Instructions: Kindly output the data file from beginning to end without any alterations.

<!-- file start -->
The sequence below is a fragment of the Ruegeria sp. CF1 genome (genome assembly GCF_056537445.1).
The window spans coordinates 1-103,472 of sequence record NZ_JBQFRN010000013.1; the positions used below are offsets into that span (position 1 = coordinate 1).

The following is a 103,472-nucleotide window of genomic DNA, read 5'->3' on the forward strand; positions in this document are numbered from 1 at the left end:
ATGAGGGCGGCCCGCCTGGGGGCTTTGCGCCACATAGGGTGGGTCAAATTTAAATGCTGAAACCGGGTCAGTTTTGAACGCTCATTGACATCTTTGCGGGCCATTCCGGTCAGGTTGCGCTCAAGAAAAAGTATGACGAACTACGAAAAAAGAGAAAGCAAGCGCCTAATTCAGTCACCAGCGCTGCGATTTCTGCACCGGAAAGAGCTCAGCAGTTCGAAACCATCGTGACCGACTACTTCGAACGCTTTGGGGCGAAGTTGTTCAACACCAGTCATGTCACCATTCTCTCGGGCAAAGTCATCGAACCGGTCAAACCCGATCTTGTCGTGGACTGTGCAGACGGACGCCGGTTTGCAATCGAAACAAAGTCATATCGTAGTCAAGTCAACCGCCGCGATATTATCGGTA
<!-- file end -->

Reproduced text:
The sequence below is a fragment of the Ruegeria sp. CF1 genome (genome assembly GCF_056537445.1).
The window spans coordinates 1-103,472 of sequence record NZ_JBQFRN010000013.1; the positions used below are offsets into that span (position 1 = coordinate 1).

The following is a 103,472-nucleotide window of genomic DNA, read 5'->3' on the forward strand; positions in this document are numbered from 1 at the left end:
ATGAGGGCGGCCCGCCTGGGGGCTTTGCGCCACATAGGGTGGGTCAAATTTAAATGCTGAAACCGGGTCAGTTTTGAACGCTCATTGACATCTTTGCGGGCCATTCCGGTCAGGTTGCGCTCAAGAAAAAGTATGACGAACTACGAAAAAAGAGAAAGCAAGCGCCTAATTCAGTCACCAGCGCTGCGATTTCTGCACCGGAAAGAGCTCAGCAGTTCGAAACCATCGTGACCGACTACTTCGAACGCTTTGGGGCGAAGTTGTTCAACACCAGTCATGTCACCATTCTCTCGGGCAAAGTCATCGAACCGGTCAAACCCGATCTTGTCGTGGACTGTGCAGACGGACGCCGGTTTGCAATCGAAACAAAGTCATATCGTAGTCAAGTCAACCGCCGCGATATTATCGGTA